On these snowy icy days, I crave a hot bowl of soup! Soup from a can is so convenient, and aside from being pretty salty, it seems harmless, doesn’t it? I mean, what could be so bad in tomato soup? Well, scroll down to the ingredients on that ubiquitous red and white can and let’s find out: First ingredient is tomato puree, which is good, but the next ingredient is high fructose corn syrup. I cannot for the life of me remember Mom whipping out a vat of this stuff to ladle it into her soup pot. As I read on, I wonder where are the onions and garlic or seasoning? Must be under that catch all “Flavoring,” which inspires an image of a scientist in a lab holding a test tube with a liquid created to resemble actual food. Doesn’t exactly make my mouth water. Add a few unpronounceable preservatives, and it's enough to make me kick the can for good!
Thankfully, making your own tomato soup is super easy and requires just a few pantry staples. The key here is in the tomatoes: I use tomatoes that come in a carton, not a can, and the ingredients should read: TOMATOES. That is all.
No additives, preservatives or flavoring. Just TOMATOES. For the tomato paste, which adds a richness and depth of flavor, again the ingredients should be TOMATO PASTE or TOMATOES. If you have those ingredients on hand, this soup comes together in a flash…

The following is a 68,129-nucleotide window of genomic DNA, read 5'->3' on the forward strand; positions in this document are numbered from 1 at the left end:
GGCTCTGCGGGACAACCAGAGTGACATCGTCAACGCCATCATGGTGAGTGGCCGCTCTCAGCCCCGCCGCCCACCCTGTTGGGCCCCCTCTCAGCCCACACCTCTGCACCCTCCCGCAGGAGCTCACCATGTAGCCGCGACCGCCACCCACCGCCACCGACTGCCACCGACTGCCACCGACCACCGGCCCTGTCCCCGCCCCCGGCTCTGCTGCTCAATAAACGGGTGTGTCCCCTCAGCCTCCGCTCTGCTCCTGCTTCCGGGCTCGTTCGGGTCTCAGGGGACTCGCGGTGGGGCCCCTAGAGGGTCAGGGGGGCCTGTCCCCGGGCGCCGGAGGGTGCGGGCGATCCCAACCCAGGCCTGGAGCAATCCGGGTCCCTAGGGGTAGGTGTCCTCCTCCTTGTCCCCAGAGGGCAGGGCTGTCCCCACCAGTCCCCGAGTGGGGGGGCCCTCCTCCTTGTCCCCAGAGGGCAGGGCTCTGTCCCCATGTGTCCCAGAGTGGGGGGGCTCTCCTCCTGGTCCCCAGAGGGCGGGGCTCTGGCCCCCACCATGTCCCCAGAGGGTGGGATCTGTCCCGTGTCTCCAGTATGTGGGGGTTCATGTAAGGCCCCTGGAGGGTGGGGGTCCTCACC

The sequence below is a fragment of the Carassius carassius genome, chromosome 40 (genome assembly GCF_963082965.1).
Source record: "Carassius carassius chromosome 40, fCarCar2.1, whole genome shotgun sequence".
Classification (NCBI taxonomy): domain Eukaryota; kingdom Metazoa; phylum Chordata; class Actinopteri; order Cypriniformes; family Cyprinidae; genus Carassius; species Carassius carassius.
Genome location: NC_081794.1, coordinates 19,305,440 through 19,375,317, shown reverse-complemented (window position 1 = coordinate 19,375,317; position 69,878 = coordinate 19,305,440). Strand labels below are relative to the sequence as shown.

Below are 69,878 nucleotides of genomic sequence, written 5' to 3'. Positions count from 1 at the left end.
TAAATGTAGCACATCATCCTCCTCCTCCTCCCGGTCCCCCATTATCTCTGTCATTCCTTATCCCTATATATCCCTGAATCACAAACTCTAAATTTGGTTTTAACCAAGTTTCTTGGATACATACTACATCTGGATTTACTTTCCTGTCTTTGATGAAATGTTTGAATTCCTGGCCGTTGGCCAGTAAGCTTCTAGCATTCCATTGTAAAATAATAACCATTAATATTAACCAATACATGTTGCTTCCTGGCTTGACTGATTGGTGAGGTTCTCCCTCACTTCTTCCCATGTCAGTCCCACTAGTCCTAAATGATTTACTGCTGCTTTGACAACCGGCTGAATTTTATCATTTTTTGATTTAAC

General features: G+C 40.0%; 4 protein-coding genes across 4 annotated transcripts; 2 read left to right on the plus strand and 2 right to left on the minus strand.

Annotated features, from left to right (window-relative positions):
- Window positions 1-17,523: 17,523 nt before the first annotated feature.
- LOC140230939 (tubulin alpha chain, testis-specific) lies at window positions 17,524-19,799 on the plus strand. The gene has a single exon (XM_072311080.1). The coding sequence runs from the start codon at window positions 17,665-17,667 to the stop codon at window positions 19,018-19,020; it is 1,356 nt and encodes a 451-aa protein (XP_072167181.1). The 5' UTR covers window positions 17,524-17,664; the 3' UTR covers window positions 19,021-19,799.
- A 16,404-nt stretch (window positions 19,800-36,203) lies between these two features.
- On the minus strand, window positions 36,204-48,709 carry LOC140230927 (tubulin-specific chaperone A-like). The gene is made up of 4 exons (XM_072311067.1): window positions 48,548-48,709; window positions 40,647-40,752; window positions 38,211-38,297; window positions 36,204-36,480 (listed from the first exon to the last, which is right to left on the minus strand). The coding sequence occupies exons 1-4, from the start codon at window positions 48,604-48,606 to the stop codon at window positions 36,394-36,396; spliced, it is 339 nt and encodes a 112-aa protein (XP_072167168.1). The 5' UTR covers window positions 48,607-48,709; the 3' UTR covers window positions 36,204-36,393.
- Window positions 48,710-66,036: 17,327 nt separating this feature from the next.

Fast Pantry Tomato Soup
1 onion of your choice, chopped
2 cloves of garlic, smashed with the side of your knife and minced (don’t have fresh garlic? Substitute 1 teaspoon of garlic powder)
1 teaspoon dried basil
A 28-oz carton of tomatoes and their juices
2 cups water or broth
If using water, you can add a teaspoon or so of good quality bouillon for flavor and saltiness
2 tablespoons of canned tomato paste (or 1 jar of the less condensed paste I used here)
Sea salt and pepper to taste
Add about a tablespoon of water to your soup pot heated over medium heat, and add the onion and garlic. Stir to cook evenly, adding more water by the tablespoon if they begin to stick. Once the onions are translucent (6 – 8 minutes), add the dried basic and cook another couple minutes. Then add the water and tomatoes with their juices (and the bouillon if using), bring to a boil, then turn down to simmer for about 10 minutes. Stir in the tomato paste, and heat it though. After tasting, add salt and pepper if needed, and enjoy!
Bonus tip: I topped mine with some quick-cook barley that cooked on the stove in 10 minutes while the soup was cooking to add a little whole grain love and some nice texture.
Need support in making weeknight meals that are quick, easy and nutritious? Let's talk! firstname.lastname@example.org